On a conference table in a San Francisco hotel rests five wifi-based sensors, weighing anywhere from a few ounces to several pounds, that their creators say will deliver more accurate and useful data about our environment, from the energy we use to the noise and pollution levels of our surroundings. The display is part of a show-and-tell by Intel, which is betting on a future in which we could not only need, but want, sensors to live healthier lives.
The sensor technology is coming out of an Intel lab, which is not only engineering devices but also the software for analyzing and visualizing the big data sets that the devices will amass daily. Intel researchers work on both the technology that the company uses to make chips and related technology that could help companies sell more chips. But exactly how Intel might make money from its research depends on the types of investors and customers it attracts.
Environmental sensors aren’t a new idea, so Intel’s goal is to come up with better, cheaper and more easily deployed versions that could be part of a movement to create the future of the so-called smart city. The smart city is about the use of technology to help people use and manage resources – from water and power to transportation and communication systems – much more efficiently. It’s a subject that GigaOm Pro has explored, and it recently published a report called “Key technologies for the future of the smart city” (subscription required).
Concerns for the health of the urban environment will only grow as populations increase and more people are packed into cities, which are responsible for most of the world’s energy use and greenhouse gas emissions. The number of mega cities – defined as those with more than 10 million residents – is set to rise from 22 in 2010 to maybe 60 or even over 100 by 2050, according to the World Energy Council.
“Small is better” is the ideal in many cases when it comes to improving sensor technology. Terry O’Shea, senior engineer at Intel’s Energy and Sustainability Lab, says some existing sensors, such as those that measure air quality, are bulky and sit on the top of tall buildings because there isn’t much room on the streets to put them. But, on the other hand, those rooftop locations aren’t a good place to take stock of pollution levels that have a greater impact on humans.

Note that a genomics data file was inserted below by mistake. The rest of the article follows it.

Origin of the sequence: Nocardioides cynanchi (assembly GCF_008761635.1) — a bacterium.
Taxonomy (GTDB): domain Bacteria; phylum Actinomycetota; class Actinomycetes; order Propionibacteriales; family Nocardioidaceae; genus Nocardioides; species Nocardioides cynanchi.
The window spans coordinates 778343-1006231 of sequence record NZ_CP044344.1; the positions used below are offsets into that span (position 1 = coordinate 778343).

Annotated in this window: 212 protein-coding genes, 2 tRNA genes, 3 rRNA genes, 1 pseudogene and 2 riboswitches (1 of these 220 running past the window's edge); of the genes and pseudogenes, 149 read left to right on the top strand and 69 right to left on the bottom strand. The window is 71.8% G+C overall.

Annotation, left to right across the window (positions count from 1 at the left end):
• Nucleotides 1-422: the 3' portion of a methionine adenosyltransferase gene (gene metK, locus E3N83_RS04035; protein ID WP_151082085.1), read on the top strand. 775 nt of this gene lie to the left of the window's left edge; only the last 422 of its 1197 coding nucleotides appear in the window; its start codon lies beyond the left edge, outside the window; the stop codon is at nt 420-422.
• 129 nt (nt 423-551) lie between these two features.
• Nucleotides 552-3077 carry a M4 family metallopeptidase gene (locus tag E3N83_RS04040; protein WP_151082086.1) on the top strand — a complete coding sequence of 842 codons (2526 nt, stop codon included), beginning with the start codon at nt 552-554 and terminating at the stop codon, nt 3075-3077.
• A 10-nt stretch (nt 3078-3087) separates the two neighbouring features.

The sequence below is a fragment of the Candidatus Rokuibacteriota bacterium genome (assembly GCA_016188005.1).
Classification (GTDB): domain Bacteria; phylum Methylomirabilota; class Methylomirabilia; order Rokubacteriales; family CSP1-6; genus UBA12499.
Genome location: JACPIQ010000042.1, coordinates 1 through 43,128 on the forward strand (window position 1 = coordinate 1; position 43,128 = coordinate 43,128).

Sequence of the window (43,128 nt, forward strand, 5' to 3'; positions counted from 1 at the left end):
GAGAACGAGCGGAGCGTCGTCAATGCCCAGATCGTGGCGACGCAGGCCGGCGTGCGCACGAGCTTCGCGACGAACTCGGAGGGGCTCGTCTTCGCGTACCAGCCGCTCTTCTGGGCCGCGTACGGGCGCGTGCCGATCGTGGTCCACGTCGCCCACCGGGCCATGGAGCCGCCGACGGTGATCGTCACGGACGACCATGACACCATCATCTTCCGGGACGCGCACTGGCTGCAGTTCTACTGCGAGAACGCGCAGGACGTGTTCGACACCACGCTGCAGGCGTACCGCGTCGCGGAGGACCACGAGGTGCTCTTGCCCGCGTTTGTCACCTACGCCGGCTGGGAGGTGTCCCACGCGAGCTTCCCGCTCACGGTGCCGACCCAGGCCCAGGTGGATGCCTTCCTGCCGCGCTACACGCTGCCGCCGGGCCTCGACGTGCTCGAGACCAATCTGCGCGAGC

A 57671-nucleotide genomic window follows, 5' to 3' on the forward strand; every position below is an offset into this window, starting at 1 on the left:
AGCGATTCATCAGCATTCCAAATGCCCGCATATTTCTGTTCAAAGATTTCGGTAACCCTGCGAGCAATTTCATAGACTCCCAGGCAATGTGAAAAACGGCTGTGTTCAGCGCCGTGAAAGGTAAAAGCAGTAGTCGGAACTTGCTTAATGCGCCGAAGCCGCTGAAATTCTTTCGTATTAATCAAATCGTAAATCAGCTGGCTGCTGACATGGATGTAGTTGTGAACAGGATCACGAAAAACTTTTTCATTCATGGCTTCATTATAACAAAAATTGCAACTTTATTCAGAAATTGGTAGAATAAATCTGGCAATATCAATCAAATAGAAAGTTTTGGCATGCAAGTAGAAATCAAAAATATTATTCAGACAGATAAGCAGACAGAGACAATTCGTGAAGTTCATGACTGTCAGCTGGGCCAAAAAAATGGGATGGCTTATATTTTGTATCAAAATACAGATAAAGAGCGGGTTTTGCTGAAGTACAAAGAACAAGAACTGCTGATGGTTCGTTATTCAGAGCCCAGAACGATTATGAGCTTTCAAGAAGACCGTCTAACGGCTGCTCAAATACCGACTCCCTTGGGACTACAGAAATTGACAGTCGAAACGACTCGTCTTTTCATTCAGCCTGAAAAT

“Buildings are like great canals and wind funnels through canals and gets trapped in alley ways. Pollution is trapped there, where residents open their windows,” O’Shea says.
1). Motion sensor: The battery-powered black box measures vibrations from all kinds of sources, from earthquakes to autos to foot traffic. Data from the sensor can help city planners and building designers minimize frequencies from vibrations that can cause, say, motion sickness at between 3 to 7 hertz. Intel has tested the sensor on an oil rig off the Gulf of Mexico (O’Shea wouldn’t disclose the name of the oil company), where eight sensors were used to check for the stability and safety of the structure. What makes the sensor different from other industrial motion sensors is its use of a combination of accelerator, gyroscope, magnetometer, and gravitometer, O’Shea says.
2). Weather sensor: This gadget gathers information about humidity, wind speed, air pressure and others, and the small package makes it suitable for street-level deployment. This sensor may not be so different from what’s available on the market already, but Intel wants to create one as part of its broader lineup of sensors for a smart city, says Tomm Aldridge, director of the Energy and Sustainable Lab. O’Shea mused that local shops could install the sensor, make the data available to residents in the neighborhood and use that connection with people to advertise its goods and services.
3). Air quality sensor: The L-shape device measures the concentration of particles such as carbon monoxide and nitrogen and detects down to 3-5 parts per million, making it more sensitive than many existing sensors, O’Shea says. The Department of Homeland Security is particularly keen about installing air quality sensors at airports, he adds.
4). Life management sensor: This electronic piece can also be called “marketing sensor” because Intel designed it to gather and broadcast some personal habits that retailers can use to send targeted advertising. It’s been tested at fuel stations in Brazil where stations can read cars equipped with tags that show when the car last received tire rotation and other types of tune-ups and information such as the car’s fuel economy. The data is embedded in the tags inside the cars, so the station owners don’t own the information, O’Shea says — a design to ease privacy concerns. Given that cars are being increasingly digitized with devices to navigate, entertain, communicate and shop, sensors designed to make it easier to access service can save time and energy. The issue is whether consumers will be getting the information and services they really want.
5). Home energy sensor: Gadgets to monitor a home’s energy consumption isn’t new, and plenty of companies have tried to sell them to consumers, but prices are often too high or the data isn’t sufficient or interesting enough to hold people’s attention for long. Intel’s sensor plugs into a wall socket and reads what each appliance consumes without needing to re-wire the home or plug the appliance into the sensor. Energy is emitted as frequency and each appliance, because of how it uses the energy to power its various components, creates what O’Shea called “jitters” within the frequency that is distinct from one type of appliance to another. Intel has put the sensors in 15 homes in the western U.S. and plans to do a wider field trial with 50 homes through Pecan Street project in Austin. The chipmaker also plans to do a field trial in Europe later.